Recompiling the entire program every time we change a small part of the system would be inefficient. Hence, if you change a few source files and then run “Make”, it doesn’t recompile the whole thing. It updates only those non-source files that depend directly or indirectly on the source files that you changed. Pretty neat! “Make” is not limited to any particular language. For each non-source file in the program, the makefile specifies the shell commands to compute it. These shell commands can run a compiler to produce an object file, the linker to produce an executable, ar to update a library, Makeinfo to format documentation, etc. “Make” is not limited to just building a package either. You can also use “Make” to control installing or uninstalling a package, generate tags tables for it, or anything else you want to do often enough to make it worth while writing down how to do it.


CMake stands for Cross-platform Make. CMake recognizes which compilers to use for a given kind of source. In case you didn’t know, you can’t use the same compiler to build all the different kinds of sources. You can do this manually every time you want to build your project, but it would be tedious and painful. CMake invokes the right sequence of commands for each type of target. Therefore, there is no explicit specification of commands like $(CC).

For coding junkies who really want the gory details, read on. If you are not into all that, you can skip to the next section. All the usual compiler/linker flags dealing with the inclusion of header files, libraries, etc are replaced by platform independent and build system independent commands. Debugging flags are included by either setting the variable CMAKE_BUILD_TYPE to “Debug”, or by passing it to CMake when invoking the program:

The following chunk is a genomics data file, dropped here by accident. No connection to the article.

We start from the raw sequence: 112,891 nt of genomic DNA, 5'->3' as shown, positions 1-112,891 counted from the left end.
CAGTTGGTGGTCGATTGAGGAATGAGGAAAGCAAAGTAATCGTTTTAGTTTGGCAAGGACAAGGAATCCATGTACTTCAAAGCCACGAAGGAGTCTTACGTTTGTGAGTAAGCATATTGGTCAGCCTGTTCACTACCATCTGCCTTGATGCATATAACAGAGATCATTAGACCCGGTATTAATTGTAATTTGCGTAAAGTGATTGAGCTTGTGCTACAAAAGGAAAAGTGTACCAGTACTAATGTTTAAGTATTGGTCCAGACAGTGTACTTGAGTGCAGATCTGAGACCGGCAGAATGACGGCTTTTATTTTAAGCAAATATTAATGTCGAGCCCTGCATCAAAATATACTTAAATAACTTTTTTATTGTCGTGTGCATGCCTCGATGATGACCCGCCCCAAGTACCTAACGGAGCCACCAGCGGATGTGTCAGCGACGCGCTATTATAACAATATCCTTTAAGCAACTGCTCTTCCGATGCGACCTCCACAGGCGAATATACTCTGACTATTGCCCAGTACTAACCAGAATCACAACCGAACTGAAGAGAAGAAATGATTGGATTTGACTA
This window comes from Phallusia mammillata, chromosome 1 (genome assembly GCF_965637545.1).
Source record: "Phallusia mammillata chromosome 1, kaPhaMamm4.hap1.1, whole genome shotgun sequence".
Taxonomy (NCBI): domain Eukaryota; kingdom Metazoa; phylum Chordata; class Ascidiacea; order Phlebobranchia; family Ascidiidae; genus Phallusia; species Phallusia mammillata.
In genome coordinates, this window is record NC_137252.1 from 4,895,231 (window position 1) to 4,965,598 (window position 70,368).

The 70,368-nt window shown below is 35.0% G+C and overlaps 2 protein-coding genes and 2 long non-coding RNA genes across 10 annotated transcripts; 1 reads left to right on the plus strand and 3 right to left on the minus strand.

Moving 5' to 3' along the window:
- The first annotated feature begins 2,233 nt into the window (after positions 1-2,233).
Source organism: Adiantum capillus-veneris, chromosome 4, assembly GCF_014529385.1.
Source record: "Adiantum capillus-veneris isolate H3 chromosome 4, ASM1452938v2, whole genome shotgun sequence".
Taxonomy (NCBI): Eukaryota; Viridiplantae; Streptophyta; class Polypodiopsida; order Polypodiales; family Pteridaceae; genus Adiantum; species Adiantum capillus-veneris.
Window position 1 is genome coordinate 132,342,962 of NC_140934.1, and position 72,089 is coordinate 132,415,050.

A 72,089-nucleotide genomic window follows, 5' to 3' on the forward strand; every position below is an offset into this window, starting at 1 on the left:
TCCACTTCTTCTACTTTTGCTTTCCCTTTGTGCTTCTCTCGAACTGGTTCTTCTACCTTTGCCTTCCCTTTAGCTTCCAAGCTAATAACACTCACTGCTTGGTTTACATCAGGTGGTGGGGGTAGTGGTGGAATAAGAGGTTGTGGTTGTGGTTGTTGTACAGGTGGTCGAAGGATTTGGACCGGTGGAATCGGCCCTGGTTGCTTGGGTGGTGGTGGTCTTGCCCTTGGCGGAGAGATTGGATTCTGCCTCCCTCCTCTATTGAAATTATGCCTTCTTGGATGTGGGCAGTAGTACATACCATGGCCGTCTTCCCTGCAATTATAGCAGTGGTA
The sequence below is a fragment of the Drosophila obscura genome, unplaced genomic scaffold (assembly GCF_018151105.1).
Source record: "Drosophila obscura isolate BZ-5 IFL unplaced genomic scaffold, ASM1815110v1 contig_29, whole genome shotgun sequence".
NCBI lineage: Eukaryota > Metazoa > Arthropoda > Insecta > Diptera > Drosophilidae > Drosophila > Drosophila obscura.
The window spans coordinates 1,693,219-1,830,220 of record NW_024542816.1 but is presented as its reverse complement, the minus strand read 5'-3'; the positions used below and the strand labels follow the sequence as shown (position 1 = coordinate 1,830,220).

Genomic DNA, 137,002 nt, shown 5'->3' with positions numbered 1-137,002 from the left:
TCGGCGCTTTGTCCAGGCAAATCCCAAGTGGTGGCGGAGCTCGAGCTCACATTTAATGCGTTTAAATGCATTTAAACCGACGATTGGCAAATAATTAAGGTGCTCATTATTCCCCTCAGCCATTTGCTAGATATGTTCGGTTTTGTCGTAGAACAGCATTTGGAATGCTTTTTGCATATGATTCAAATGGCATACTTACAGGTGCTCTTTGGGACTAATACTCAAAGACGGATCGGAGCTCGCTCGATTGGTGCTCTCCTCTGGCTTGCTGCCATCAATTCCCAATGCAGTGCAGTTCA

CMake also offers the platform independent inclusion of the ‘-fPIC’ flag (via the POSITION_INDEPENDENT_CODE property) and many others. Still, more obscure settings can be implemented by hand in CMake just as well as in a Makefile (by using COMPILE_FLAGS and similar properties). Of course CMake really starts to shine when third party libraries (like OpenGL) are included in a portable manner.

What is the difference?

The build process has one step if you use a Makefile, namely typing “make” at the command line. For CMake, there are two steps: First, you need to setup your build environment (either by typing cmake <source_dir> in your build directory or by running some GUI client). This creates a makefile or something equivalent, depending on the build system of your choice (e.g. Make on *nix, VC++ or MinGW on Windows, etc). The build system can be passed to CMake as a parameter. However, CMake makes reasonable default choices depending on your system configuration. Second, you perform the actual build in the selected build system.